05 The Feature Photography Award 2019

Rena Effendi. Photo: Maria Ionova Gribina

Best feature photography on an international theme published in any medium

AWARD DATE: 2019

AWARD NAME: The Feature Photography Award 2019

AWARD RECIPIENT: Rena Effendi

AWARD RECIPIENT AFFILIATION: The Wall Street Journal

AWARD HONORED WORK: “He lost a daughter to the Islamic State. Can he save his grandchildren?”

AWARD SPONSOR: Sponsor: Sony Images


Patricio Galvez travels by bus across the border from Northeast Syria to Iraq on April 9, 2019. Mr. Galvez journeyed to Syria following the death of his daughter, Amanda González—and the collapse of the Islamic State—seeking to rescue her seven children from the al-Hol refugee camp, where they are kept with thousands of others from the fallen caliphate. Mr. Galvez cannot see why his grandchildren, or any other children, should be punished for the crimes of their parents. “They are innocent,” he said, “belief is not transmitted by blood.” Photo: Rena Effendi

Patricio Galvez (not pictured) shares a photograph on his cellphone of his daughter Amanda González on April 11, 2019.  When Ms. González converted to Islam at age 18 she destroyed almost all photographs showing her face. She would soon marry Michael Skråmo, a Norwegian convert to Islam who was born and raised in Sweden. In 2014 the two travelled to Syria with their 4 young children to join the Islamic State. They would have three more children. When she was killed in Syria in January 2019 Amanda was 28 years old, a mother of seven, and her father, Mr. Galvez, had not seen a new photograph of her face in 10 years. Photo: Rena Effendi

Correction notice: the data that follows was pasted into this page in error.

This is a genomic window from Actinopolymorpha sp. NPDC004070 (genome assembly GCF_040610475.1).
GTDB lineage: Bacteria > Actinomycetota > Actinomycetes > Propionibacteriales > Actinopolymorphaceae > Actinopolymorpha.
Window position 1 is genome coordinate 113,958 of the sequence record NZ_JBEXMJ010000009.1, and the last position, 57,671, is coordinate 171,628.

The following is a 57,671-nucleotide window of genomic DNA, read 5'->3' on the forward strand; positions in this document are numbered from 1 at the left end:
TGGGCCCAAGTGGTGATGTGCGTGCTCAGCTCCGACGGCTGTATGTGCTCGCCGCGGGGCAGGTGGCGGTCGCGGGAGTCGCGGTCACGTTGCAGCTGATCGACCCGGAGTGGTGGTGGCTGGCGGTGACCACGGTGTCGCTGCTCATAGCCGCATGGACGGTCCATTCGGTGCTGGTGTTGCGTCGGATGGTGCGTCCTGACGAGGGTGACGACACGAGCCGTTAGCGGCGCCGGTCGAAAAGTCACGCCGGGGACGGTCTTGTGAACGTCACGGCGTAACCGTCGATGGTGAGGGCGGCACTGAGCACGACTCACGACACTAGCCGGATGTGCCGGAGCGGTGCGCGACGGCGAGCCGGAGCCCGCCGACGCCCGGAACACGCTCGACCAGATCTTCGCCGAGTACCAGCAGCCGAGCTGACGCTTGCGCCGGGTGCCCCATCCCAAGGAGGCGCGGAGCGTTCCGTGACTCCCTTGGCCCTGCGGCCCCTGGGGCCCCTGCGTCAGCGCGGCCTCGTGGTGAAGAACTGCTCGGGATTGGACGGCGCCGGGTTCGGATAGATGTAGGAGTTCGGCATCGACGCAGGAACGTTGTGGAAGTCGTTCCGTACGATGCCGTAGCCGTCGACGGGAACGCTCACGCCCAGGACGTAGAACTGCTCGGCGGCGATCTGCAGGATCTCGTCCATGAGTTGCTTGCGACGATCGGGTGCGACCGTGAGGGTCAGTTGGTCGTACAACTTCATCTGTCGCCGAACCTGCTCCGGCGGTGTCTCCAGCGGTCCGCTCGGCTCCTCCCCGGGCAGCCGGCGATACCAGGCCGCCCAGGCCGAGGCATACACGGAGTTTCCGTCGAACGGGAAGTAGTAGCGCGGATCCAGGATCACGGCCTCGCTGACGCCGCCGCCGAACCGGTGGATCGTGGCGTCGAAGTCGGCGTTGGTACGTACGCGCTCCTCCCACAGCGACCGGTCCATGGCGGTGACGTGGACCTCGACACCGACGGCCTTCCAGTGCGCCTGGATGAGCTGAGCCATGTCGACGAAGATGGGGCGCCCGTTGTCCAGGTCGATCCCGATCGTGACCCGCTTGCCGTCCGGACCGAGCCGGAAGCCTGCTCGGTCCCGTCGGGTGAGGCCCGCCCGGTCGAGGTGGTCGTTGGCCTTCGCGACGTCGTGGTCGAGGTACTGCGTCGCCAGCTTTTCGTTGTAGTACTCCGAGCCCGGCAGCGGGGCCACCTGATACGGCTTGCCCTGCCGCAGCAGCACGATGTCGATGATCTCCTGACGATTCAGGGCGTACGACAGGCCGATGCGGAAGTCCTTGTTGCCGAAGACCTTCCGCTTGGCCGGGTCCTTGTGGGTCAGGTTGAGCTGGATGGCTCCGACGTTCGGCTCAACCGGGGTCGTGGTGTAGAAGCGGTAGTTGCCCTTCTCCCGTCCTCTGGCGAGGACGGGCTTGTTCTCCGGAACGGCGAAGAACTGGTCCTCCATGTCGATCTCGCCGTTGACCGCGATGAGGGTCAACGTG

In a hotel room in Dohuk Iraq, on April 3, 2019, Patricio Galvez shows the contents of his suitcase - children’s clothing, a dietary supplement for malnourishment and a Swedish national football team t-shirt for his eldest grandson Ibrahim. "I brought it with me because it's symbolic,” he says. For his own journey he brought simply a backpack of essentials. Photo: Rena Effendi
Patricio Galvez waits outside the Security chief's office of the Syrian Democractic Forces (SDF) to request permission to visit his grandchildren in al-Hol refugee camp in northeast Syria on April 5, 2019. After Mr. Galvez found out his grandchildren were among the 70,000 people being held in the al-Hol camp, he began a long and challenging process to get access to them. As the father of an Islamic State member, Mr. Galvez would have to overcome the suspicions of local officials about his loyalties. Photo: Rena Effendi
Views from Patricio Galvez's car window during the drive to Qamishli, Syria, from the Iraqi border, on April 4, 2019. After he arrived in the Middle East from Sweden, Mr. Galvez's journey was delayed for several days in Dohuk, Iraq. Heavy rains had made a border crossing impossible. Once he crossed into Syria, Qamishli would be his base as he tried to gain access to his grandchildren. Photo: Rena Effendi
Patricio Galvez aboard a crowded minibus with Syrian families and others crossing the border from Iraq to Northeast Syria on April 4, 2019. The floating bridge over the river Tigris had been washed out, delaying his initial plans. The ride itself to cross the border is just a couple of minutes long. When crossing, the border staff who searched his suitcase were surprised to find only children’s clothing and supplies. Photo: Rena Effendi